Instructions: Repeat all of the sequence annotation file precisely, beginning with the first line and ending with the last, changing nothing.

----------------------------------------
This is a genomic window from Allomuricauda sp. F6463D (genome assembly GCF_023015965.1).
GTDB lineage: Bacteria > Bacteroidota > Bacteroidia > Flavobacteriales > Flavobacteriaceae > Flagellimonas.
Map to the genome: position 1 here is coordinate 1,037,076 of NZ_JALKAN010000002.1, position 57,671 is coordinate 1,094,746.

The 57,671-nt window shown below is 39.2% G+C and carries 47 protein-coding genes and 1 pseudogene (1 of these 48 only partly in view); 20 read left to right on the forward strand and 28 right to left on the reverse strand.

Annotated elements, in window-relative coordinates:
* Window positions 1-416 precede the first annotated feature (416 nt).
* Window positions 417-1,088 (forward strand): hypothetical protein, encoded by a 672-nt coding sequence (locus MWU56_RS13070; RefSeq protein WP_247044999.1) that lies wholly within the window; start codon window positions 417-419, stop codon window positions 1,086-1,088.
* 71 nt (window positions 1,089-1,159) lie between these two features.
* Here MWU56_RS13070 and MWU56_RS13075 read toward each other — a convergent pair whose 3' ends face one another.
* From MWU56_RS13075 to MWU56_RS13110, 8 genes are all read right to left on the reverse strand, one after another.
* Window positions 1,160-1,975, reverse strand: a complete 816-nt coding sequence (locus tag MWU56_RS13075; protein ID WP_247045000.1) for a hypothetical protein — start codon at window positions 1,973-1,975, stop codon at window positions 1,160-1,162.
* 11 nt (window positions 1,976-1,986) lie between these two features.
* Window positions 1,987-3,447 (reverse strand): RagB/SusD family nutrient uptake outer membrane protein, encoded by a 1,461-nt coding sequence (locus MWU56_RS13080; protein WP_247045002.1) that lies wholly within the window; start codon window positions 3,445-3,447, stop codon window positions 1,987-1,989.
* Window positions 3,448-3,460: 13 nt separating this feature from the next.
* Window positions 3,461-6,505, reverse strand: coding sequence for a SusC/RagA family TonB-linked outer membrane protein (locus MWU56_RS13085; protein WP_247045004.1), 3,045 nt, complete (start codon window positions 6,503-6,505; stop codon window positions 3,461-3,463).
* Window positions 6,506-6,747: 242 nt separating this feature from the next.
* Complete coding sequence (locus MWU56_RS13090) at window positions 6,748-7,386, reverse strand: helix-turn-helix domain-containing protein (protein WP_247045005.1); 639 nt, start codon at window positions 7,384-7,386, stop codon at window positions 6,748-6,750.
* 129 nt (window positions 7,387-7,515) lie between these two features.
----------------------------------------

This is a genomic window from Allomuricauda sp. F6463D (genome assembly GCF_023015965.1).
GTDB lineage: Bacteria > Bacteroidota > Bacteroidia > Flavobacteriales > Flavobacteriaceae > Flagellimonas.
Map to the genome: position 1 here is coordinate 1,037,076 of NZ_JALKAN010000002.1, position 57,671 is coordinate 1,094,746.

The 57,671-nt window shown below is 39.2% G+C and carries 47 protein-coding genes and 1 pseudogene (1 of these 48 only partly in view); 20 read left to right on the forward strand and 28 right to left on the reverse strand.

Annotated elements, in window-relative coordinates:
* Window positions 1-416 precede the first annotated feature (416 nt).
* Window positions 417-1,088 (forward strand): hypothetical protein, encoded by a 672-nt coding sequence (locus MWU56_RS13070; RefSeq protein WP_247044999.1) that lies wholly within the window; start codon window positions 417-419, stop codon window positions 1,086-1,088.
* 71 nt (window positions 1,089-1,159) lie between these two features.
* Here MWU56_RS13070 and MWU56_RS13075 read toward each other — a convergent pair whose 3' ends face one another.
* From MWU56_RS13075 to MWU56_RS13110, 8 genes are all read right to left on the reverse strand, one after another.
* Window positions 1,160-1,975, reverse strand: a complete 816-nt coding sequence (locus tag MWU56_RS13075; protein ID WP_247045000.1) for a hypothetical protein — start codon at window positions 1,973-1,975, stop codon at window positions 1,160-1,162.
* 11 nt (window positions 1,976-1,986) lie between these two features.
* Window positions 1,987-3,447 (reverse strand): RagB/SusD family nutrient uptake outer membrane protein, encoded by a 1,461-nt coding sequence (locus MWU56_RS13080; protein WP_247045002.1) that lies wholly within the window; start codon window positions 3,445-3,447, stop codon window positions 1,987-1,989.
* Window positions 3,448-3,460: 13 nt separating this feature from the next.
* Window positions 3,461-6,505, reverse strand: coding sequence for a SusC/RagA family TonB-linked outer membrane protein (locus MWU56_RS13085; protein WP_247045004.1), 3,045 nt, complete (start codon window positions 6,503-6,505; stop codon window positions 3,461-3,463).
* Window positions 6,506-6,747: 242 nt separating this feature from the next.
* Complete coding sequence (locus MWU56_RS13090) at window positions 6,748-7,386, reverse strand: helix-turn-helix domain-containing protein (protein WP_247045005.1); 639 nt, start codon at window positions 7,384-7,386, stop codon at window positions 6,748-6,750.
* 129 nt (window positions 7,387-7,515) lie between these two features.